Catalyst teaches the controversy

I was at the gym just now and they had a rerun of a Catalyst story from October on the alleged climate change pause, presented by Anja Taylor. It was appalling. It started off correctly attributing the 1998 peak in warming to El Nino (with a shot of Richard Morecroft).

Next there was an unnamed speaker, suggesting that this presaged a permanent El Nino . This obvious straw man (it’s called the Southern Oscillation because it’s cyclical) was presented as if it represented the view of mainstream science, but the transcript attributes it to “reporter”. Clearly, Taylor was unable to get any vision of an actual scientist making this claim.

Next, four denialists (Monckton, Paltridge, Newman and Curry) and an editorial intervention from Taylor asserting the “pause” as a reality, with some super-shoddy graphs. Then a flashback to Climategate.

After this setup, things got gradually better. Some real scientists were brought on, and we eventually reached the conclusion “All things considered, there’s been no global warming pause”. But anyone watching the program would conclude that the sceptics had a pretty strong case.

The problem is that this kind of “teach the controversy” approach is utterly inappropriate for a TV science program. In this case, the problem is (as the program admits) that the majority of the time is given to a view held by a tiny minority of scientists, so few that Taylor had to give air time to two non-scientists and one who has gone emeritus. But even on a topic where scientists are actually divided, a 15-minute TV segment isn’t going to help clarify the issues.

Unfortunately, this kind of thing is typical of Catalyst nowadays. I used to think it was just Maryanne Demasi, but obviously the producers want to present “he said, she said” controversy. It’s time for the ABC to pull the plug.

Consequentialist arguments for deontological positions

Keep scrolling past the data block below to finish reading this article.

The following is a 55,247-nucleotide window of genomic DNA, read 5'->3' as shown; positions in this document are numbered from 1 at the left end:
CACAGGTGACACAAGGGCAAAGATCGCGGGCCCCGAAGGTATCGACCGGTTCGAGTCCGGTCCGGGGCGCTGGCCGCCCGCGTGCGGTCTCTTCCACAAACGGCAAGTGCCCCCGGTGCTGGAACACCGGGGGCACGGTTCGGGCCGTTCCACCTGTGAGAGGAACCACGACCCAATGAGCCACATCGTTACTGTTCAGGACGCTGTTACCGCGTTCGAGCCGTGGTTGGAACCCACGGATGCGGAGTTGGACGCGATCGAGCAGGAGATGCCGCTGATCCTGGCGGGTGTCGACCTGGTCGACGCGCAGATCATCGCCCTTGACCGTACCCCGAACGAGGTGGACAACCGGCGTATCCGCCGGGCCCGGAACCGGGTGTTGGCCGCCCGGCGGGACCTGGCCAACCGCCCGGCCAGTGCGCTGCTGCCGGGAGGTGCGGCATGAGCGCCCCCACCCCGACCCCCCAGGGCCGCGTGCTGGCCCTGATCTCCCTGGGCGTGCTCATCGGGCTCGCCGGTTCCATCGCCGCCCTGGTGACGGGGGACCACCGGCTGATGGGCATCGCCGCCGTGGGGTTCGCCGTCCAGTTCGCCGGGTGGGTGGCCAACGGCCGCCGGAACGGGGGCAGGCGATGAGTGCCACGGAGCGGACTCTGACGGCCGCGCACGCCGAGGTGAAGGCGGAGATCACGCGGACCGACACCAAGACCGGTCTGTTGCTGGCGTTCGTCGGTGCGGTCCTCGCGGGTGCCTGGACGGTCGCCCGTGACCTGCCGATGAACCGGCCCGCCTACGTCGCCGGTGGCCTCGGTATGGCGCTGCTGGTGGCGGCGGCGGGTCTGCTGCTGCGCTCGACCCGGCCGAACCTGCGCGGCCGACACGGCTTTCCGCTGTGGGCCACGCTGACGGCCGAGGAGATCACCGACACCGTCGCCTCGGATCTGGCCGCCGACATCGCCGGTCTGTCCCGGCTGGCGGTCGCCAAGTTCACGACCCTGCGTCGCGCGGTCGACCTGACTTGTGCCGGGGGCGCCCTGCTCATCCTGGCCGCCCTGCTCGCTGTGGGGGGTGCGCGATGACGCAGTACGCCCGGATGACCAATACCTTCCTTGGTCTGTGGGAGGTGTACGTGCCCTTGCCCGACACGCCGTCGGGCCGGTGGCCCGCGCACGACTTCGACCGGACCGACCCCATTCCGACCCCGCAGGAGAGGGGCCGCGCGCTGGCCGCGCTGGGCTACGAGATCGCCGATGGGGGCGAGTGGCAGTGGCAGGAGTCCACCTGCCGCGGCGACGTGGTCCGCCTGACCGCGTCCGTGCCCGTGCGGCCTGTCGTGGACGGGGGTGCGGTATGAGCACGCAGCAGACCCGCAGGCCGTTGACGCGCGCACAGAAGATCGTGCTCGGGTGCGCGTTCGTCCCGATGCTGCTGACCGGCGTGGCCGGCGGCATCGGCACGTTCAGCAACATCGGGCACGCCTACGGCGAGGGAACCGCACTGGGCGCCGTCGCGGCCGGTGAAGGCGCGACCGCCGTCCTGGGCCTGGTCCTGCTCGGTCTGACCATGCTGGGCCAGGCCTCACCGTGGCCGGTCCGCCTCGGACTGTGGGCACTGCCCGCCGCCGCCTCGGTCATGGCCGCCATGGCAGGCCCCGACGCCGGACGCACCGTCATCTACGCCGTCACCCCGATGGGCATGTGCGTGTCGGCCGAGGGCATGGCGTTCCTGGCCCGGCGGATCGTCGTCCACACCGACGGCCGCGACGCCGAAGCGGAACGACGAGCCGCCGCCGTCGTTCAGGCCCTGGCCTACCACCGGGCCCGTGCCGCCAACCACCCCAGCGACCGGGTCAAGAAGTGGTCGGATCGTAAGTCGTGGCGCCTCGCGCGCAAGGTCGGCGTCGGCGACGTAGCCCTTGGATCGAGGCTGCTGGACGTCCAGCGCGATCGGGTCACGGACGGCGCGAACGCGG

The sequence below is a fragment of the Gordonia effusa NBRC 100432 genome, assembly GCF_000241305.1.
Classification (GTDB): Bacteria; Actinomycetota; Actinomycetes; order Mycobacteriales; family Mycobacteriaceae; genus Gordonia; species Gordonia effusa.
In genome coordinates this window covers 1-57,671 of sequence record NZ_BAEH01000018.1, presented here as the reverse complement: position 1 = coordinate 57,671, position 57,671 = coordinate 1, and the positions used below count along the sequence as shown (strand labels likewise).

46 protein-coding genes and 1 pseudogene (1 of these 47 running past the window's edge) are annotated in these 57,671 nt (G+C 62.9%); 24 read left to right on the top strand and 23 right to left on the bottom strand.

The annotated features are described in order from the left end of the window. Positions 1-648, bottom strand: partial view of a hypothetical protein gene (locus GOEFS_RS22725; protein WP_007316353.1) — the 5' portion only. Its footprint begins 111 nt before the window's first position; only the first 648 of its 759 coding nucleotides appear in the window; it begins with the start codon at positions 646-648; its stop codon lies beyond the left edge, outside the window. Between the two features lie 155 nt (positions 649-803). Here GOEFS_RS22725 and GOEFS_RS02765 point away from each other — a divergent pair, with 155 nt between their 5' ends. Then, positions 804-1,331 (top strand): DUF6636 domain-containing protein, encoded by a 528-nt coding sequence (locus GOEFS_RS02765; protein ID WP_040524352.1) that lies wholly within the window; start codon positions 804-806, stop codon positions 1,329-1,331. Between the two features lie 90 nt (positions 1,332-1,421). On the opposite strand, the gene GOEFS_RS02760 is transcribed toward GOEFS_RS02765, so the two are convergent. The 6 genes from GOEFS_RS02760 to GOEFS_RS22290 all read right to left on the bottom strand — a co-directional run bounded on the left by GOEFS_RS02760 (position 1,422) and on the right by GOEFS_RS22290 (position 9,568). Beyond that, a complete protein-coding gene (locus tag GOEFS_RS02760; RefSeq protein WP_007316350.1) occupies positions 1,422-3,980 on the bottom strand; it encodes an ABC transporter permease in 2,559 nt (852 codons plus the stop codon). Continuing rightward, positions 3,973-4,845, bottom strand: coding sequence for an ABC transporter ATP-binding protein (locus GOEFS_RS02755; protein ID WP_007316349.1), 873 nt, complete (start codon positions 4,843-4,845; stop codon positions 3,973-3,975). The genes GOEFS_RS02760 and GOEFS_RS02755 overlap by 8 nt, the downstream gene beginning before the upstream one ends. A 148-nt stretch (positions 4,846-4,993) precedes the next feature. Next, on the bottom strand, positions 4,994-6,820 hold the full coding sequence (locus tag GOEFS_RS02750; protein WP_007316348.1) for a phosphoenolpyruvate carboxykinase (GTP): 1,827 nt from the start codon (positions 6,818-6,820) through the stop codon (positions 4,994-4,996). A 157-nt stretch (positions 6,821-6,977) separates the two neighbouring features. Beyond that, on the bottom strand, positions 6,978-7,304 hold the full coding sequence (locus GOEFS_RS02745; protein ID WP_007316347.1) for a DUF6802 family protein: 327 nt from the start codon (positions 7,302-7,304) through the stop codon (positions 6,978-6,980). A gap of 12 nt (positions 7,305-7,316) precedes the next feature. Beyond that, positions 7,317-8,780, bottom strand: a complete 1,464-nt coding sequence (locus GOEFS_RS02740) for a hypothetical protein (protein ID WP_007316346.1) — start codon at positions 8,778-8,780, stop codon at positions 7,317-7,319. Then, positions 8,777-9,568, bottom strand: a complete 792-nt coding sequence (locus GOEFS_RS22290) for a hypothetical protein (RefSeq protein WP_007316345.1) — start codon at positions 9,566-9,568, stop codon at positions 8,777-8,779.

Thinking about various interchanges on the Internetz, a great many have the frustrating property that, while they appear to be couched in consequentialist terms, some or all of the participants are defending claims that they actually hold for deontological reasons[^1]. For example, a follower of Pythagoras (who, apocryphally, forbade the eating of beans) might appear in a discussion about beans and claim that we shouldn’t eat beans because
* they cause flatulence
* bean production is environmentally destructive
* the bean industry is dominated by exploitative multinationals
The problem for someone seeking to counter these arguments is that, even if they are all refuted, the Pythagorean will not agree that it is OK to eat beans.
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Sandy Hook and Peshawar

A couple of news items that struck me recently

* Two years after the Sandy Hook massacre, a US Federal Appeals Court has ruled that people with a history of mental illness have a constitutional right to gun ownership.

* In the immediate aftermath of the Peshawar massacre, a Pakistani judge granted bail to the alleged planner of the Mumbai massacre, Zaki ur Rehman Lakhvi, a leading figure in the (military-backed) Lashkar e-Taibi terrorist group.

Obviously, these decisions were neither aberrational nor the product of a legal system divorced from any social context. Rather, they reflect deeply ingrained views in the societies from which they emerged. Beyond that point, I don’t have a lot to say, but I’ll be interested to read the views of others.

The fossil fuel crash of 2014